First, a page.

Increase your book of business using existing clientele

One of the best ways to increase the size of your book quickly is by tapping into your existing base of customers. There’s almost always more business to be had with your existing clients. Start by doing a review of coverage with each client. Then sit down with them and ask the right questions to elicit and uncover coverage gaps you can offer to fill. Use that opportunity to make them more loyal to you when you offer to shop their coverage and find them better coverage at a better price.
Start with your top premium clients and work your way down – selling personal lines to commercial-only accounts, and ascertaining if your personal lines clients have businesses you could potentially write for them. You already have a number of P&C clients on your book. What better place to look to increase revenue, than the people you already do business with? Not only does this increase retention and loyalty, it makes less likely your client will want to shop and move their business elsewhere down the road.

If You Don’t Own Your Renewals & Expirations, You Might Get Burned

Financial consultant presents bank investments to a young couple

If You Don’t Own Your Renewals & Expirations, You Might Get Burned
By: Michael Miller, Smart Choice
® State Director

Handling insurance policy renewals and expirations are the bread and butter of insurance agents. But what independent insurance agents may not realize—often until it’s too late—is that though they may own their agency, they may not own the right to renew their clients or requote clients whose policies have expired. Without complete ownership of their books of business, many agents are a lot less independent than they think.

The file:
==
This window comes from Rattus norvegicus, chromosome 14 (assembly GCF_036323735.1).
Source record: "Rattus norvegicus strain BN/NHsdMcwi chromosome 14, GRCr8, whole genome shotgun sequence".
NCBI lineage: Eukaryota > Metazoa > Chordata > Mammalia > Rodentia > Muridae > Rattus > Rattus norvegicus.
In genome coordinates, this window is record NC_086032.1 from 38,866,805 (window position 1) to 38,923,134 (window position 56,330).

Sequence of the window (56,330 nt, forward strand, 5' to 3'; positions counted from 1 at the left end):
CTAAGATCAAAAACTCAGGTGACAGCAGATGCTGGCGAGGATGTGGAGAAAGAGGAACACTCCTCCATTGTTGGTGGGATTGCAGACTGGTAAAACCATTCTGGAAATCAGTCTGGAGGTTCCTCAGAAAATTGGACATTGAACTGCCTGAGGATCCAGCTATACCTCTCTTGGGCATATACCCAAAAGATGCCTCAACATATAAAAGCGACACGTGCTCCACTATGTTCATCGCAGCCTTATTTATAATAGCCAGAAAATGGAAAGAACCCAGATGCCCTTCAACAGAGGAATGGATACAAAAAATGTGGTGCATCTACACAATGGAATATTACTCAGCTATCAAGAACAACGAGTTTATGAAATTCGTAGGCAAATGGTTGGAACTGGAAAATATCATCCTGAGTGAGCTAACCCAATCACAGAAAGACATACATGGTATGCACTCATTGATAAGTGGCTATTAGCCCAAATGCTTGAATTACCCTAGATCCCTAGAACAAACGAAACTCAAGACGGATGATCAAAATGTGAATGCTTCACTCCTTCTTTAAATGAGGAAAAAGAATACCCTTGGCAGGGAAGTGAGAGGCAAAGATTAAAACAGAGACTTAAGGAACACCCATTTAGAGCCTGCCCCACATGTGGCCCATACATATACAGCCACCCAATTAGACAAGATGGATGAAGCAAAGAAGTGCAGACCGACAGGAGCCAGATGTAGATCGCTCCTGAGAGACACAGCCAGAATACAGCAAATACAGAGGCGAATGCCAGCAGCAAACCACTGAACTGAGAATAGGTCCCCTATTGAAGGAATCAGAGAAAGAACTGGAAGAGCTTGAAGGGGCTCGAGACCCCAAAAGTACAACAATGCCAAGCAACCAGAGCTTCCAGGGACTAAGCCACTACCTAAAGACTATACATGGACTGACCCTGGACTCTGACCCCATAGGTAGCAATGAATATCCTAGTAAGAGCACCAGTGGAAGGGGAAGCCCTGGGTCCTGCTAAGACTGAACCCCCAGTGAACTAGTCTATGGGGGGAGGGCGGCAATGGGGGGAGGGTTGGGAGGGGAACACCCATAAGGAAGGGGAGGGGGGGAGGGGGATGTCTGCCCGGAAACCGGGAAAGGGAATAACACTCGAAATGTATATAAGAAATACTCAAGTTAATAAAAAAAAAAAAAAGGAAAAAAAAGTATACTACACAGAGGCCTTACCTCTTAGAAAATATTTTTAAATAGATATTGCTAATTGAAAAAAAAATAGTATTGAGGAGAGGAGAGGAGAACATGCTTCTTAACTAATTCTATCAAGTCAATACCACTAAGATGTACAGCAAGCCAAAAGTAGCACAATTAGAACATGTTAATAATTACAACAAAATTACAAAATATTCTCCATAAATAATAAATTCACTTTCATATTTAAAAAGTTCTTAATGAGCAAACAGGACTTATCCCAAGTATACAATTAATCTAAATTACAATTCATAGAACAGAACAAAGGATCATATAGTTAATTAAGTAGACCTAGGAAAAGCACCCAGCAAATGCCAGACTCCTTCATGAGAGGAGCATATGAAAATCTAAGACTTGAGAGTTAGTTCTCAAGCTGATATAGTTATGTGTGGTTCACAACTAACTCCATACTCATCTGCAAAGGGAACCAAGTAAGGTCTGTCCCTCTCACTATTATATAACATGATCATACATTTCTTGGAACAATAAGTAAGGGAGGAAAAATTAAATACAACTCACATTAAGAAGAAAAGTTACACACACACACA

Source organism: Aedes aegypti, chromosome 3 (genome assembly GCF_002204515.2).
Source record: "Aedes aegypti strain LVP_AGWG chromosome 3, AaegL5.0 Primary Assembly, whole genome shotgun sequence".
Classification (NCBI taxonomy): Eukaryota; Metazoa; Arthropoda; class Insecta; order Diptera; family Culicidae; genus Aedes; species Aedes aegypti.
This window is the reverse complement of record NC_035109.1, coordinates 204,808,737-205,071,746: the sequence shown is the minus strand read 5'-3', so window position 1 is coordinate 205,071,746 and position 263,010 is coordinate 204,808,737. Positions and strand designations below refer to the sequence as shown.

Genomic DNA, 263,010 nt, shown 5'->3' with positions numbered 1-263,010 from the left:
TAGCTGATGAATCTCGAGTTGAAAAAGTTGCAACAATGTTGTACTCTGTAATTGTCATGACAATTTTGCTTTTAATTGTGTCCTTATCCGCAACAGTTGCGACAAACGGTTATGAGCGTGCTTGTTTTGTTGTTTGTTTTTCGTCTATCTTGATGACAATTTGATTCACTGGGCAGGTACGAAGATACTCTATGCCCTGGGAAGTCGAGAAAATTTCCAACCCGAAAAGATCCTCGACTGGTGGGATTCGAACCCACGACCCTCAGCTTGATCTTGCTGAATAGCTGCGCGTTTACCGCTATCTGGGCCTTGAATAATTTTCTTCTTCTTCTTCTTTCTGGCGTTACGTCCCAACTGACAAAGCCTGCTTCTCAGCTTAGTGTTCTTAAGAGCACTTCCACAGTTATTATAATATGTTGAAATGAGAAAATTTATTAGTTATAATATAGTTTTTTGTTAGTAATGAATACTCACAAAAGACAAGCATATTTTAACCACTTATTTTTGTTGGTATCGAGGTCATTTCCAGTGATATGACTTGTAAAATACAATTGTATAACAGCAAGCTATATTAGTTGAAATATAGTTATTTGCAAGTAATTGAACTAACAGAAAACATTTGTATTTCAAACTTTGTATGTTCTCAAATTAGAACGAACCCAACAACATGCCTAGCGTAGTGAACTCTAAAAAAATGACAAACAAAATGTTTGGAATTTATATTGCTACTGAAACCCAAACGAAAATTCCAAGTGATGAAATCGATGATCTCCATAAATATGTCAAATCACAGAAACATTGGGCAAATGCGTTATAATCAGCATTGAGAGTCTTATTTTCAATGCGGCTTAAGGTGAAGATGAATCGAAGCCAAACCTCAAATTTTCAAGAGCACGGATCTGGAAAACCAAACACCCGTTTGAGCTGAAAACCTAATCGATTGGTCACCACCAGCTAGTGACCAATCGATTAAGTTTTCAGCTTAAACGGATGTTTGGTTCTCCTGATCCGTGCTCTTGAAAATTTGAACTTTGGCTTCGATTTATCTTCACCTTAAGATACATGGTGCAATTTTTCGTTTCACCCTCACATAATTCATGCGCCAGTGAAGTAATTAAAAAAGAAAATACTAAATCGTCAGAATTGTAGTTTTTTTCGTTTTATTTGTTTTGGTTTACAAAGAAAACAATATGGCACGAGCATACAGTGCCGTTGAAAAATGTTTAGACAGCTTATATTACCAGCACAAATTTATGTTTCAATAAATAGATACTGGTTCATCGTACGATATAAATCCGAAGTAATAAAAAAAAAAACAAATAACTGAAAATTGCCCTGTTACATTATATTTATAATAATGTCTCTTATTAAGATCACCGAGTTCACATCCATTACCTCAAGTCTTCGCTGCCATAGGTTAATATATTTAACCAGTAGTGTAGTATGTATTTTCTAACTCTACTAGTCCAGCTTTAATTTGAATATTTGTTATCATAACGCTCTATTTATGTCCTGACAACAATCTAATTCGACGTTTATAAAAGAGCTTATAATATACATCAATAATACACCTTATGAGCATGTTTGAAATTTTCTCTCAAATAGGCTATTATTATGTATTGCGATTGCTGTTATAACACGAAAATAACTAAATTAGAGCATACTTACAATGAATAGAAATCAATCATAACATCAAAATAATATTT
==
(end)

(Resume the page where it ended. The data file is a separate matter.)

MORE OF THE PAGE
Policies in Force, Renewals, and Expirations

First, some terminology. A “policy in force” is any type of policy—auto, health, disability, life, commercial—that is currently active. If payments are not made on a policy in force, it lapses and becomes expired. Renewing client policies keeps them in force.

As an agent, you’re responsible for the daily management of your policies in force, renewals, and expirations. You market your agency, make the sales pitch, cross sell policies, build the client relationship, send out renewal reminders, and follow up with clients who chose not to renew. After all this effort, you’d expect you’d own your client accounts.

100% Ownership Not Guaranteed

Unfortunately, that’s not always the case. Some carriers and cluster groups retain the rights to renew and follow up with clients whose policies have expired. If you choose to move a client to another carrier or break your relationship with a carrier or cluster group altogether, you may lose dozens—or even hundreds—of clients in the process.

As 100% ownership of your agency’s book of business is not guaranteed, it’s important to do your homework before working with an insurance carrier or cluster group. Ask specifically about who owns the rights to your clients’ policies in force, renewals, and expirations.